Company, held at Nanticoke t«>-day, it
was decided by a vote of about two to
one not to strike.
A joint meeting of the brotherhoods of
railway engineers, firemen, trainmen,
switchmen, conductors and telegraphers
employed by the Central Railroad of New
Jersey was held at Ashley to-night. A
resolution was adopted pledging the co
operation of all railroaders, if such a
move were necessary in order for the
miners to win their strike.
SPECIAL GUARDS ON DUTY.
ployment at Hazleton.
Public Sentiment Opposes Their Em-
HAZLETON, Pa., June 1.— The several
hundred special officers brought here last
night for guard duty at the collieries in
the Hazleton district were distributed to
day. They will be housed and boarded at
the breakers. Public sentiment here is
against the special officers. • Some of
the mine workers' leaders believe the
officers are non-union firemen and pismp
The plan of the coal companies to ex
change engineers, firemen and pump-run
ners who expressed a willingness to work,
but not in their own district, has been
frustrated by the mine-workers by the
issuance of orders to the engineers, fire
men and pump-runners who remain
away from their posts, to report at head
quarters to-morrow. In this way the
unicn will keep track of all hands. The
leaders assert to-night that all of the fire
men and pump-runners will strike. They
are not sure of tka engineers, but believe
that only a small portion of the latter
will continue to work.
The coal companies' agents say they
are prepared to fill the places of all strik
ers .and that the calling out of the en
gineers, firemen and pump-runners will
not cause them any hardship.
In some quarters the belief prevails
that if the companies succeed in keeping
their fires and pumps going, an effort will
be made within two weeks to resume the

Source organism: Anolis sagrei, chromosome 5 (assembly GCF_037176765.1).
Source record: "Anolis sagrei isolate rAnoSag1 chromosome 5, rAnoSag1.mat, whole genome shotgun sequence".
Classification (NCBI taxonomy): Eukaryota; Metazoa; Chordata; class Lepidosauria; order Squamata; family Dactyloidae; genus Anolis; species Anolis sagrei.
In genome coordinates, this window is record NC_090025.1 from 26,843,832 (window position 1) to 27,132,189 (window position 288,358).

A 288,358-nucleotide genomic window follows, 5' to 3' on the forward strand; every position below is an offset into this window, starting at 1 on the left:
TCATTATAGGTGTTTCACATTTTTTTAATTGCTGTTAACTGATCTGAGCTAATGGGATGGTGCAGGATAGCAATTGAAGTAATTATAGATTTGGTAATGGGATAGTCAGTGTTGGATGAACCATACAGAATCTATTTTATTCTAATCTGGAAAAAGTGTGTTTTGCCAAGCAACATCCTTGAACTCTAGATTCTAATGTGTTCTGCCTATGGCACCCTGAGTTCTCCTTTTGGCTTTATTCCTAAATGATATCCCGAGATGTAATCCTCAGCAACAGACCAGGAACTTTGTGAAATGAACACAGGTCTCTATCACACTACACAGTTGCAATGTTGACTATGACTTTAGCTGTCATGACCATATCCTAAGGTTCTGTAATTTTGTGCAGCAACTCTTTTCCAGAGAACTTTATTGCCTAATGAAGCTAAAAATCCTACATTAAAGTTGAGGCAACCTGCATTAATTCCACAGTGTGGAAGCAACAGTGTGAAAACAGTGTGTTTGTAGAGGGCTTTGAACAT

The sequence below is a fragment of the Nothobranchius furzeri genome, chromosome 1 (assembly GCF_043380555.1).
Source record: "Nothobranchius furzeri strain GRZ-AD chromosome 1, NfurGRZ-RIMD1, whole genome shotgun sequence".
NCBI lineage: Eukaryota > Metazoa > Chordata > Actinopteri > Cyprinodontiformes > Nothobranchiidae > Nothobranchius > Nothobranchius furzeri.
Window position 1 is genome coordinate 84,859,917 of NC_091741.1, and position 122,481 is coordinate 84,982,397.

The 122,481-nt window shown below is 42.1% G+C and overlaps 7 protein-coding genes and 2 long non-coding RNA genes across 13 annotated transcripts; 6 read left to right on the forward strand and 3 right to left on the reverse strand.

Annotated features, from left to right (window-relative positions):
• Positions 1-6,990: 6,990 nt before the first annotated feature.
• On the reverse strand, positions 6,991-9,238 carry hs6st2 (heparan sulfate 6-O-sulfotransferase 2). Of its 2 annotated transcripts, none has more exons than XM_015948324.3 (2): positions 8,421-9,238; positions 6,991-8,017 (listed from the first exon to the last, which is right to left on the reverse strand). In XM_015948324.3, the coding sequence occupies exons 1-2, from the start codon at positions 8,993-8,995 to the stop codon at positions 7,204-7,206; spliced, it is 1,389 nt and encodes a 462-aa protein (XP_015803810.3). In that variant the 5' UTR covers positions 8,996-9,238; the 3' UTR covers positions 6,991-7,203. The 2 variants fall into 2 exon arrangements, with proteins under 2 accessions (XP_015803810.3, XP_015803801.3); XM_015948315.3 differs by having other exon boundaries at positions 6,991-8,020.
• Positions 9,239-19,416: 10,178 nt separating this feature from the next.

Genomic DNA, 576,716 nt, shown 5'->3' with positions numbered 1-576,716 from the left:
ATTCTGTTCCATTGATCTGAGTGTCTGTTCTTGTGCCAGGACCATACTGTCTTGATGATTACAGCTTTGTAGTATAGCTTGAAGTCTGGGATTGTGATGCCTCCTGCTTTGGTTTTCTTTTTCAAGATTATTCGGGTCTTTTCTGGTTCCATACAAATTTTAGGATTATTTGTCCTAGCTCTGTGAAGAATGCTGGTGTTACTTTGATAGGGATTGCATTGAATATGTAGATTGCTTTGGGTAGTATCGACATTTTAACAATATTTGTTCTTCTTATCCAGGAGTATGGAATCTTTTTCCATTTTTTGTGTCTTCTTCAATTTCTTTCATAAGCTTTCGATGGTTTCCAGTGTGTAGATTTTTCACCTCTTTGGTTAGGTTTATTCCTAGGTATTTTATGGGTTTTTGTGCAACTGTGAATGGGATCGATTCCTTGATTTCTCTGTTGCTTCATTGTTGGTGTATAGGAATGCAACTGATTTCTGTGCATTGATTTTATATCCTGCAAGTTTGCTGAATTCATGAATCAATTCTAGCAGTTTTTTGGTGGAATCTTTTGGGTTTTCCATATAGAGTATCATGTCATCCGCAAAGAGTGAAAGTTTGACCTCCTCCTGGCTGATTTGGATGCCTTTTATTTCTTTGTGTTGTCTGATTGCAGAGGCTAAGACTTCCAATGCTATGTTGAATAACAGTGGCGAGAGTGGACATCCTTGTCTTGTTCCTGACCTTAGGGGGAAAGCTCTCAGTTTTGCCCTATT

mining of coal at some collieries with
non-union men. ¦
District President Duffy spent to-day
in Panther Creek Valley, where It was
reported there was danger of the defec
tion of some of the firemen and pump
The scene that occurred here last night
upon the arrival of a deputation of special
officers was repeated at 7 o'clock to-night,
when about twenty officers in charge of a
coal company agent boarded a trolley car
at the Hazleton House for Freeland. The
streets were crowded, and when the of
ficers came Into sight about BOO. men
rushed at them hissing and yelling. It
WIL.KESBARRE, Pa., June L— The eve
of what is looked upon as a most com
plete week in the progress of tne anthra
cite coal miners' strike finds the entire
region in apprehensive mood.
At 7 o'clock in the morning the order
of the United Mine Workers of America,
calling out all the stationary engineers,
firemen and pumpmen, unless the com
panies grant them an eight-hour work
day at present wages, will go into effect,
end no one can. forecast the outcome of
the new move. Victory for either side
will be of immense advantage and both
parties to the contest are striving w T ith
al! the power at their command to win.
If the union succeed in shutting down the
pumps the mine properties will suffer
damage that may reach into millions of